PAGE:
• ‘a research grant’
    endowment, subvention, award, donation, bursary, contribution, allowance, subsidy, handout, allocation, allotment, gift, present
    View synonyms
    1. 1.1formal The action of granting something.
      • ‘we had to recommend the grant or refusal of broadcasting licences’
      allocation, allotment, issuing, issuance, awarding, grant, granting, administration, earmarking, designation, setting aside, budgeting
      View synonyms
    2. 1.2Law A legal conveyance or formal conferment.
      ‘a grant of probate’
      • ‘a grant of land’

Phrases

    take for granted
    • 1Fail to properly appreciate (someone or something), especially as a result of overfamiliarity.

      ‘the comforts that people take for granted’
      • ‘she took him for granted’
      • ‘The right to own land and other property is taken for granted in many countries.’
      • ‘Everything ran smoothly for the next two months, but I guess I took things for granted.’
      • ‘I know I took you for granted, expecting you always to be around when that's not possible.’
      • ‘The problem with being an All-Star is that good performances are taken for granted and people expect more.’
      • ‘Their wives have become spoiled, take their efforts for granted and have unrealistic expectations.’
      • ‘The average citizen fails to appreciate civil liberties precisely because in this country they can be taken for granted.’
      • ‘I have found that people in developing countries do not take their medical care for granted and really appreciate the care that we give to their children.’
      • ‘You don't take things for granted, you accept what you have, and you're aware, well, you are only human in the end, no matter if you're rich or you're poor, everyone's the same.’
      • ‘In reality, he's showing all the signs of taking our success for granted and assuming it will go on forever…’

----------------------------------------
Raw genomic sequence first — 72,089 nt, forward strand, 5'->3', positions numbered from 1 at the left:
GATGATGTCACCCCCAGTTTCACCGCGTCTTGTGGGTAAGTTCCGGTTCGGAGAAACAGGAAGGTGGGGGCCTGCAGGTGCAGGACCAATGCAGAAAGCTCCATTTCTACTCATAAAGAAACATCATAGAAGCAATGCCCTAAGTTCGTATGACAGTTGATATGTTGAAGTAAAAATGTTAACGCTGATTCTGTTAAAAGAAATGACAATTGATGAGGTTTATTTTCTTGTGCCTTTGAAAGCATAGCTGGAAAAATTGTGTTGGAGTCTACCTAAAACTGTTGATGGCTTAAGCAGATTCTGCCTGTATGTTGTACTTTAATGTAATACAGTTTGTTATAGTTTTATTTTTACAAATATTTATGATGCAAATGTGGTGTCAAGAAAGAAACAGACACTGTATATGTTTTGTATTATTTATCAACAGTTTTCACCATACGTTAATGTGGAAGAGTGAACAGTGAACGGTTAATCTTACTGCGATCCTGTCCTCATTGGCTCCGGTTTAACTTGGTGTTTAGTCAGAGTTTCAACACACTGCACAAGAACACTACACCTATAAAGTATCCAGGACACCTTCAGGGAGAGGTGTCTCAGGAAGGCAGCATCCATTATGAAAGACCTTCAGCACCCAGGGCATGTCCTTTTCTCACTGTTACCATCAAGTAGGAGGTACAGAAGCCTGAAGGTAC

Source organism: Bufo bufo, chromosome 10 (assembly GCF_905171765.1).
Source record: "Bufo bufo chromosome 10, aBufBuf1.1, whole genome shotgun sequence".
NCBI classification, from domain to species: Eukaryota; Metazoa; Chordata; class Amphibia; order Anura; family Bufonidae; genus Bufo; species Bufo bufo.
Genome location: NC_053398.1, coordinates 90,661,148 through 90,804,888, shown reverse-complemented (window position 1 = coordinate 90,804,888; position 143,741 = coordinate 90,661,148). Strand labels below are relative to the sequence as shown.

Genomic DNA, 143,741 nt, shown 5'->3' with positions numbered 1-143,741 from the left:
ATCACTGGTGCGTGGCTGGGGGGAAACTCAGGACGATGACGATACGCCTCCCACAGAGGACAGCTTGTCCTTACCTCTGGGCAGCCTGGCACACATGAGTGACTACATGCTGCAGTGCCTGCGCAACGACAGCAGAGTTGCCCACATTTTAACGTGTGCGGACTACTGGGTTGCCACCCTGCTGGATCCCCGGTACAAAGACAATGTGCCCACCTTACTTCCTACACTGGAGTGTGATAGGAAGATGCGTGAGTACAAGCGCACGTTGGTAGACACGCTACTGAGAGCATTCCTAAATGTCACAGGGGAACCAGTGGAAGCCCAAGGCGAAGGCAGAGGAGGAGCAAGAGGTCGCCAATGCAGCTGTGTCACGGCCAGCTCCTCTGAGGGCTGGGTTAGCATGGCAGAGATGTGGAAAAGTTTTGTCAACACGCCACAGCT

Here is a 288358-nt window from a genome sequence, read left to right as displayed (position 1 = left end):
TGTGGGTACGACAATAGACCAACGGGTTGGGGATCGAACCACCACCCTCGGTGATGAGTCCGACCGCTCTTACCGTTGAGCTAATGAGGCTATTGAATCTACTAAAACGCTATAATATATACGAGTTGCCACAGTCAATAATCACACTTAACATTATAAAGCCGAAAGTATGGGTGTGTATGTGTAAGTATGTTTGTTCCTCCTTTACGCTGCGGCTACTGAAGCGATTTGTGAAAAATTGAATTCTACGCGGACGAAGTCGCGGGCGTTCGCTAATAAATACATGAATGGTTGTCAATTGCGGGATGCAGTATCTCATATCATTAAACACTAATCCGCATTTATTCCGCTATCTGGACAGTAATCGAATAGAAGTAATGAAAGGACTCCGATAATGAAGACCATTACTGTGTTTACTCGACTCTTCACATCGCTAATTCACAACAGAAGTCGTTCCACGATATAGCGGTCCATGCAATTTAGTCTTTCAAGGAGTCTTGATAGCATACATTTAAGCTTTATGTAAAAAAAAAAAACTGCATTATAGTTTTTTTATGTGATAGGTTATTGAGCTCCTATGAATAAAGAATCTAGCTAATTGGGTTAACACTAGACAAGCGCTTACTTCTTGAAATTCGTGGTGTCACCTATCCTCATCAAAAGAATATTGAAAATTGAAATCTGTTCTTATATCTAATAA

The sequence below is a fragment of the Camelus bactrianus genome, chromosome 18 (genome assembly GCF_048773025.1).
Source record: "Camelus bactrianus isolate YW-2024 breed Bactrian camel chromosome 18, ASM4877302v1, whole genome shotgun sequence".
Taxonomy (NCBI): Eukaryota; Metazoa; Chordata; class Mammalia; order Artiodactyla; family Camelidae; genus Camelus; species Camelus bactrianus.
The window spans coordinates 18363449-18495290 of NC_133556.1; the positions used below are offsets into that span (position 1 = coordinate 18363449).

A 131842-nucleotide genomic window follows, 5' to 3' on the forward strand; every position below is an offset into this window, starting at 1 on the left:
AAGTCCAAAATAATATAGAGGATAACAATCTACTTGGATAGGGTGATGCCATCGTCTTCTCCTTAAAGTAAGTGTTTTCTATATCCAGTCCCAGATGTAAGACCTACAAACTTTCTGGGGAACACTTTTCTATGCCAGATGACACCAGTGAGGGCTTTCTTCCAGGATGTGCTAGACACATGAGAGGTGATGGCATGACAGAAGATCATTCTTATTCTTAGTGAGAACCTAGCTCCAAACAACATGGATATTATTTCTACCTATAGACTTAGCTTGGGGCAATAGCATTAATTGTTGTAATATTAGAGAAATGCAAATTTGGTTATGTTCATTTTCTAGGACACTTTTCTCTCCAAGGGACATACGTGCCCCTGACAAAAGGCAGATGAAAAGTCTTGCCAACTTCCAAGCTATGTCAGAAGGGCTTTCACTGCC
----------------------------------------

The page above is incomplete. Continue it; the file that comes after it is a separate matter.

• ‘We believe teachers have been taken for granted for too long.’
    • 2take something for grantedAssume that something is true without questioning it.

      ‘those companies challenged beliefs that everyone else took for granted’
      • ‘George had taken it for granted that they'd get married’
      • ‘To take these issues for granted, to simply accept knowledge structures as they are presented to you, is to avoid critical thinking.’
      • ‘If it is taken for granted that material comfort is all that our elderly parents hope for, where then can we draw the line of demarcation between our attitudes toward pet animals and our parents, who begot, gave birth to and raised us?’
      • ‘They take the void for granted and don't expect the day when it will fill up with romance, or children, or whatever.’
      • ‘The conclusions of the Qur'an are not taken for granted but verified through observation of the world.’
      • ‘Bean's profound understanding of the work can be taken for granted; his fiery brilliance is evident at the start of the finale.’

Origin

Middle English from Old French granter ‘consent to support’, variant of creanter ‘to guarantee’, based on Latin credere ‘entrust’.